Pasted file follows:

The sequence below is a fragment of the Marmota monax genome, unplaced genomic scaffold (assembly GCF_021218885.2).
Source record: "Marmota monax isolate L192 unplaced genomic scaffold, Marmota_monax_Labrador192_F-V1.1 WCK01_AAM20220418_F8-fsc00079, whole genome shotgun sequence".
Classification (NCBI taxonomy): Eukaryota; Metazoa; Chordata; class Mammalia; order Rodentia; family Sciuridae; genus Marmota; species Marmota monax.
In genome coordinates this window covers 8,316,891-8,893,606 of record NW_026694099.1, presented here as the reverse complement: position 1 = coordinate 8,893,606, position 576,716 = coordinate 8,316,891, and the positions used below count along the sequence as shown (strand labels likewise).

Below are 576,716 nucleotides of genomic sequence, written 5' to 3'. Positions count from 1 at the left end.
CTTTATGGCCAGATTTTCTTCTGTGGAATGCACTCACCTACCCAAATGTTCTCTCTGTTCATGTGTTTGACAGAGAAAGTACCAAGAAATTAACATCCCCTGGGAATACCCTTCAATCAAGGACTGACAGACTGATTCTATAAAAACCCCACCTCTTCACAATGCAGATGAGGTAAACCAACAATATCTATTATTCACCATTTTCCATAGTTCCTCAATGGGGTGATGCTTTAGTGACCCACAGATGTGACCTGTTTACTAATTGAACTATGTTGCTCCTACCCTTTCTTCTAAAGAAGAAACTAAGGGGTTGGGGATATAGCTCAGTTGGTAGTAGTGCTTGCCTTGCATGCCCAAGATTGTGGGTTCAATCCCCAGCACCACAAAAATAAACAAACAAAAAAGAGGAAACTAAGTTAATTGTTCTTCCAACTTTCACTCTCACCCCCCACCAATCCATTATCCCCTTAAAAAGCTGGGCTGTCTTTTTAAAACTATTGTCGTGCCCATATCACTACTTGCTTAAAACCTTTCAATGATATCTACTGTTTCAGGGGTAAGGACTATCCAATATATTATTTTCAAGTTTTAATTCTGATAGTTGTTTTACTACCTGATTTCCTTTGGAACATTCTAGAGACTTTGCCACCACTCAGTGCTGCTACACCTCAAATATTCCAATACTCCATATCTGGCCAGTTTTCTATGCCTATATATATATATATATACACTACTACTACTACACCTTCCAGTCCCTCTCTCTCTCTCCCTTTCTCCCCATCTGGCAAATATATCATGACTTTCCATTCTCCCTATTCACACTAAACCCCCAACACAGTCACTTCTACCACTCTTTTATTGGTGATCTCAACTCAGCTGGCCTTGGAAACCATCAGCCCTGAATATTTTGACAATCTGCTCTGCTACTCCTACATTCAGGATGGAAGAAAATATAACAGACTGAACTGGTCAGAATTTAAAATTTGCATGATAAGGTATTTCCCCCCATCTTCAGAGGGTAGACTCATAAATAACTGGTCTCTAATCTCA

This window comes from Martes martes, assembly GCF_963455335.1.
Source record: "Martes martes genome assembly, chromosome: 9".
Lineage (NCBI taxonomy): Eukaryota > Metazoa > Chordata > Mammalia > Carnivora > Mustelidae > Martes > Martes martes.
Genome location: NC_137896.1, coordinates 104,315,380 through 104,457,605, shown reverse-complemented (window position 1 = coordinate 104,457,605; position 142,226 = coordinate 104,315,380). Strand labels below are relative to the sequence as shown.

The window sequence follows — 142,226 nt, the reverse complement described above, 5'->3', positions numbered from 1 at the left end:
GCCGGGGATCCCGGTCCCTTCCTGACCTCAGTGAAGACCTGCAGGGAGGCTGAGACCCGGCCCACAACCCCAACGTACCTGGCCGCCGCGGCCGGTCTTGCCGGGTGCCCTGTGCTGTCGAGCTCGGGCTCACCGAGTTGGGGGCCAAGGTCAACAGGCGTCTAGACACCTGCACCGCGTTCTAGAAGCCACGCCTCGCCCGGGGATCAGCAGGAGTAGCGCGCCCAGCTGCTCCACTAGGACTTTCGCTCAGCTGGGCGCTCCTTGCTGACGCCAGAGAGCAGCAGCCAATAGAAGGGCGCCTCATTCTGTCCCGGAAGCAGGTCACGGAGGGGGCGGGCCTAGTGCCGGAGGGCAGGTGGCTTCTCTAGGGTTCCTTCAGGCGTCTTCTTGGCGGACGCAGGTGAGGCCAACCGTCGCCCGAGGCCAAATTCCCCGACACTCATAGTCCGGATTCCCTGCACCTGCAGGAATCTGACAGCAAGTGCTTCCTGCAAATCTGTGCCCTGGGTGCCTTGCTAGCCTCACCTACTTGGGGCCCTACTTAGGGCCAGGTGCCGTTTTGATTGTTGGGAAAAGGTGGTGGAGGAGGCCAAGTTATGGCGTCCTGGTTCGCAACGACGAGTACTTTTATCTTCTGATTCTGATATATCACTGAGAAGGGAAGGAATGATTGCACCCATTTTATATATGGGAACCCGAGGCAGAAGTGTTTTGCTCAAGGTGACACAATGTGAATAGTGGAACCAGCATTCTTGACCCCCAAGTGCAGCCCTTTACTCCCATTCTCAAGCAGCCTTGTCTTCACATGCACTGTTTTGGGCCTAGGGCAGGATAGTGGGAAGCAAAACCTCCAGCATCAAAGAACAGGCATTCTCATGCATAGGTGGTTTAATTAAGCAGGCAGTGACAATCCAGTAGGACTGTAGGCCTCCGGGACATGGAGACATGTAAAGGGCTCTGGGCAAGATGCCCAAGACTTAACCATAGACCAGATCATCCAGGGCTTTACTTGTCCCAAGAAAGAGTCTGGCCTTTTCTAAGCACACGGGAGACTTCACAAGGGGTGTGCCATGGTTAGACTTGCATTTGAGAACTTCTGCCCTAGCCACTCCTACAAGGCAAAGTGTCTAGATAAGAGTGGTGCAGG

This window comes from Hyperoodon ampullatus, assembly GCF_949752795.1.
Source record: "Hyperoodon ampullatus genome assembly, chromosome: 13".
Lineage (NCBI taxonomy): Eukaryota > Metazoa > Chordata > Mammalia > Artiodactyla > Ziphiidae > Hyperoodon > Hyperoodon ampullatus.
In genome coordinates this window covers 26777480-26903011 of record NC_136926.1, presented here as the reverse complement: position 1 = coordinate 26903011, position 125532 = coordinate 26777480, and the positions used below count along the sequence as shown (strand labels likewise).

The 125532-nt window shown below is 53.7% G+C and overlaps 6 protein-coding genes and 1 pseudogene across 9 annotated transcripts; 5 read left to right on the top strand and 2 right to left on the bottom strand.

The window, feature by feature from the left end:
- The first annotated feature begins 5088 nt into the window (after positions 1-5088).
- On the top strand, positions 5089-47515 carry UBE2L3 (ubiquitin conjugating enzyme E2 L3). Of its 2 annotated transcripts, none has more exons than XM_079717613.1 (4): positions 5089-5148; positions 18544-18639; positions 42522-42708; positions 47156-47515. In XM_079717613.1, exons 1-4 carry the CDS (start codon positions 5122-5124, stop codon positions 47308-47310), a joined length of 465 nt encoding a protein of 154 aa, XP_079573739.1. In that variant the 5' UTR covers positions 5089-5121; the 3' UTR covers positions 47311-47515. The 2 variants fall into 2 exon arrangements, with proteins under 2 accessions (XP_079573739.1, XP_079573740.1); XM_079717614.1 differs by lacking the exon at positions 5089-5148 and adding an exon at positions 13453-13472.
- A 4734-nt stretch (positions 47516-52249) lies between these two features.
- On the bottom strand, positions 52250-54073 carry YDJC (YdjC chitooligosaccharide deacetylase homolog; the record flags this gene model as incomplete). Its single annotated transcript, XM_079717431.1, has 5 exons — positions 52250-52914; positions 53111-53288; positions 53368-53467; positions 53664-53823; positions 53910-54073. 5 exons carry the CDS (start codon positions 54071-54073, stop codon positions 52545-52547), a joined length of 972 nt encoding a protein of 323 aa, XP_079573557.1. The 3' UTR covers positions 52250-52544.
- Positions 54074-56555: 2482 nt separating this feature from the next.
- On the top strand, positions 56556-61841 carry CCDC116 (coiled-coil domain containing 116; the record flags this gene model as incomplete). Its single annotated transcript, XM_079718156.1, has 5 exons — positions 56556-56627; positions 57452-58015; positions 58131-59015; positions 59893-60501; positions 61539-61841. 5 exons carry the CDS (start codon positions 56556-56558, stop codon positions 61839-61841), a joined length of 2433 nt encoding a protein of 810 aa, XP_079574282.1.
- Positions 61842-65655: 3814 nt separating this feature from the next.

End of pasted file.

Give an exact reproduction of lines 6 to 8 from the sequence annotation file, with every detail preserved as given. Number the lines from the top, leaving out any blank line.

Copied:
CTTTATGGCCAGATTTTCTTCTGTGGAATGCACTCACCTACCCAAATGTTCTCTCTGTTCATGTGTTTGACAGAGAAAGTACCAAGAAATTAACATCCCCTGGGAATACCCTTCAATCAAGGACTGACAGACTGATTCTATAAAAACCCCACCTCTTCACAATGCAGATGAGGTAAACCAACAATATCTATTATTCACCATTTTCCATAGTTCCTCAATGGGGTGATGCTTTAGTGACCCACAGATGTGACCTGTTTACTAATTGAACTATGTTGCTCCTACCCTTTCTTCTAAAGAAGAAACTAAGGGGTTGGGGATATAGCTCAGTTGGTAGTAGTGCTTGCCTTGCATGCCCAAGATTGTGGGTTCAATCCCCAGCACCACAAAAATAAACAAACAAAAAAGAGGAAACTAAGTTAATTGTTCTTCCAACTTTCACTCTCACCCCCCACCAATCCATTATCCCCTTAAAAAGCTGGGCTGTCTTTTTAAAACTATTGTCGTGCCCATATCACTACTTGCTTAAAACCTTTCAATGATATCTACTGTTTCAGGGGTAAGGACTATCCAATATATTATTTTCAAGTTTTAATTCTGATAGTTGTTTTACTACCTGATTTCCTTTGGAACATTCTAGAGACTTTGCCACCACTCAGTGCTGCTACACCTCAAATATTCCAATACTCCATATCTGGCCAGTTTTCTATGCCTATATATATATATATATACACTACTACTACTACACCTTCCAGTCCCTCTCTCTCTCTCCCTTTCTCCCCATCTGGCAAATATATCATGACTTTCCATTCTCCCTATTCACACTAAACCCCCAACACAGTCACTTCTACCACTCTTTTATTGGTGATCTCAACTCAGCTGGCCTTGGAAACCATCAGCCCTGAATATTTTGACAATCTGCTCTGCTACTCCTACATTCAGGATGGAAGAAAATATAACAGACTGAACTGGTCAGAATTTAAAATTTGCATGATAAGGTATTTCCCCCCATCTTCAGAGGGTAGACTCATAAATAACTGGTCTCTAATCTCA

This window comes from Martes martes, assembly GCF_963455335.1.
Source record: "Martes martes genome assembly, chromosome: 9".